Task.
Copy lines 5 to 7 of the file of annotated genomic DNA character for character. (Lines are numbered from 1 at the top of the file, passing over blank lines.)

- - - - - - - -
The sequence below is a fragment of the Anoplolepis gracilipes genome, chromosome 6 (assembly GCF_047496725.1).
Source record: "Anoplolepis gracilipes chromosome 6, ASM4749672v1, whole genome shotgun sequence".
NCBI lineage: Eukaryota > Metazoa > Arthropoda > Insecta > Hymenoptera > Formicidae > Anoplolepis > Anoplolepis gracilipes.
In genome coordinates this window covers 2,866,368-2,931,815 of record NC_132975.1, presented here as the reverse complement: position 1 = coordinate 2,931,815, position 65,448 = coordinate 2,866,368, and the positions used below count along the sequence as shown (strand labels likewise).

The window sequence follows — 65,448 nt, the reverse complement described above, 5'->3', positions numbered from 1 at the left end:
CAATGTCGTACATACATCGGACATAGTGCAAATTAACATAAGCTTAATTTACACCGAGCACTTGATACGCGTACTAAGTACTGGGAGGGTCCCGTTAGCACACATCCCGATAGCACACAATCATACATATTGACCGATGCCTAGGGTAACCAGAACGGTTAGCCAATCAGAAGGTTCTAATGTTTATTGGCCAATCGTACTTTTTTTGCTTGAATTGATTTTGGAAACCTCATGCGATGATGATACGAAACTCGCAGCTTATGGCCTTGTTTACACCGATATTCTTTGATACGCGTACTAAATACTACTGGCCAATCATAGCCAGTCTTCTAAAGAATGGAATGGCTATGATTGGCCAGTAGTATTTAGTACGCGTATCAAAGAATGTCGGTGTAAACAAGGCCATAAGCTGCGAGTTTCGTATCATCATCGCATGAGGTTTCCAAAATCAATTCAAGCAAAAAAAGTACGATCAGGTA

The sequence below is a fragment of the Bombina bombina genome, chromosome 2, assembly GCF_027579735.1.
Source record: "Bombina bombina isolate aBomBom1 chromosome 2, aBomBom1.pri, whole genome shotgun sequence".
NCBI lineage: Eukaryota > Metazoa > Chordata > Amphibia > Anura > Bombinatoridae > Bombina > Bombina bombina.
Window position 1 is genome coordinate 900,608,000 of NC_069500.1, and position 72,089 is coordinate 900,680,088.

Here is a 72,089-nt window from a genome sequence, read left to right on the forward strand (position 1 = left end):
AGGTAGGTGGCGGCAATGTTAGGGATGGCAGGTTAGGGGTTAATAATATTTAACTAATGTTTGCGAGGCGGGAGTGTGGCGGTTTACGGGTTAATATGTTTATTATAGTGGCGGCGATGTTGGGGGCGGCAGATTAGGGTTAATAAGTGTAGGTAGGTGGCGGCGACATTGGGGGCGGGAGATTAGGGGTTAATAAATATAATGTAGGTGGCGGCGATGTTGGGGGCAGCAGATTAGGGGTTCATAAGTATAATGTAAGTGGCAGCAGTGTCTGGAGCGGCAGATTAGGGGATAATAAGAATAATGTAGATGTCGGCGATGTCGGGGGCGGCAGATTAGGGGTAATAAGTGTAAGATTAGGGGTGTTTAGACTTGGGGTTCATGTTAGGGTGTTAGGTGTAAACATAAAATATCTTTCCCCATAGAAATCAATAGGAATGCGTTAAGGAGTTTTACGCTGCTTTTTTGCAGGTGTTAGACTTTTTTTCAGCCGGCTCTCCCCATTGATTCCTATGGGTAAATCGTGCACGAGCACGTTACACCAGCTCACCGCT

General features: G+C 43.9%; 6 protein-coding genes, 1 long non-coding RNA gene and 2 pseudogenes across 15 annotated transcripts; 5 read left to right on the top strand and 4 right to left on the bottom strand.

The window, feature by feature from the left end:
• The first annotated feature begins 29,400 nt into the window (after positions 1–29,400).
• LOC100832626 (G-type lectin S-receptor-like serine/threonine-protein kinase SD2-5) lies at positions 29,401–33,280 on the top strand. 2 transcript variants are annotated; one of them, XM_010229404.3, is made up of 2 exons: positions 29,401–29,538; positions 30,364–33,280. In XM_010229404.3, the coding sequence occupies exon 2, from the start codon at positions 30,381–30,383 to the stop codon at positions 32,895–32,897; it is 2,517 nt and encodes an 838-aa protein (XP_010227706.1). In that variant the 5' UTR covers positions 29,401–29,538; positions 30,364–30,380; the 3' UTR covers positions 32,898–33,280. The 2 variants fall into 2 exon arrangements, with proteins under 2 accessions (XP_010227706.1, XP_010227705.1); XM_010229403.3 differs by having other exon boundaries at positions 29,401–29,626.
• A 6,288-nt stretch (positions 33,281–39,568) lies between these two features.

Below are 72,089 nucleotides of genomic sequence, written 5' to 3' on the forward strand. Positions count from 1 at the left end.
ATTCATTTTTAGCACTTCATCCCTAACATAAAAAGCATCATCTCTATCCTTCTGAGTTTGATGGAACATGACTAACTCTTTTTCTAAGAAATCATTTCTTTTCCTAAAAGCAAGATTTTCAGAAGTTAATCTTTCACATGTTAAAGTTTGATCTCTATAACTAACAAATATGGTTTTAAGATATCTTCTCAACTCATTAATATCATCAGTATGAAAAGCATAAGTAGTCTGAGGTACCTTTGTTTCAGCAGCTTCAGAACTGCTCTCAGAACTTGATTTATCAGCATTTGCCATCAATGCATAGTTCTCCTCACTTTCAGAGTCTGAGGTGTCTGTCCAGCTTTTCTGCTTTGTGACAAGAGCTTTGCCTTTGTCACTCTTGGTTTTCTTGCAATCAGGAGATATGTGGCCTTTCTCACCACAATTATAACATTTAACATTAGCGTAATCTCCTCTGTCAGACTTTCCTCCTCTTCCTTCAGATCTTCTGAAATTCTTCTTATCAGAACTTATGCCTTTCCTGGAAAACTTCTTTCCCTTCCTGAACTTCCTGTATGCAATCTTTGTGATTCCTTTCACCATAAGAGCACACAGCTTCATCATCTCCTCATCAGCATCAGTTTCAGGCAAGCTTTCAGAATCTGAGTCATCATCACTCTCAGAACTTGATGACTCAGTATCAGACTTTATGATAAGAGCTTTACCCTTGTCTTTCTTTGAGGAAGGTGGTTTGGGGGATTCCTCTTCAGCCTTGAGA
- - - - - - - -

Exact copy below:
The window sequence follows — 65,448 nt, the reverse complement described above, 5'->3', positions numbered from 1 at the left end:
CAATGTCGTACATACATCGGACATAGTGCAAATTAACATAAGCTTAATTTACACCGAGCACTTGATACGCGTACTAAGTACTGGGAGGGTCCCGTTAGCACACATCCCGATAGCACACAATCATACATATTGACCGATGCCTAGGGTAACCAGAACGGTTAGCCAATCAGAAGGTTCTAATGTTTATTGGCCAATCGTACTTTTTTTGCTTGAATTGATTTTGGAAACCTCATGCGATGATGATACGAAACTCGCAGCTTATGGCCTTGTTTACACCGATATTCTTTGATACGCGTACTAAATACTACTGGCCAATCATAGCCAGTCTTCTAAAGAATGGAATGGCTATGATTGGCCAGTAGTATTTAGTACGCGTATCAAAGAATGTCGGTGTAAACAAGGCCATAAGCTGCGAGTTTCGTATCATCATCGCATGAGGTTTCCAAAATCAATTCAAGCAAAAAAAGTACGATCAGGTA

The sequence below is a fragment of the Bombina bombina genome, chromosome 2, assembly GCF_027579735.1.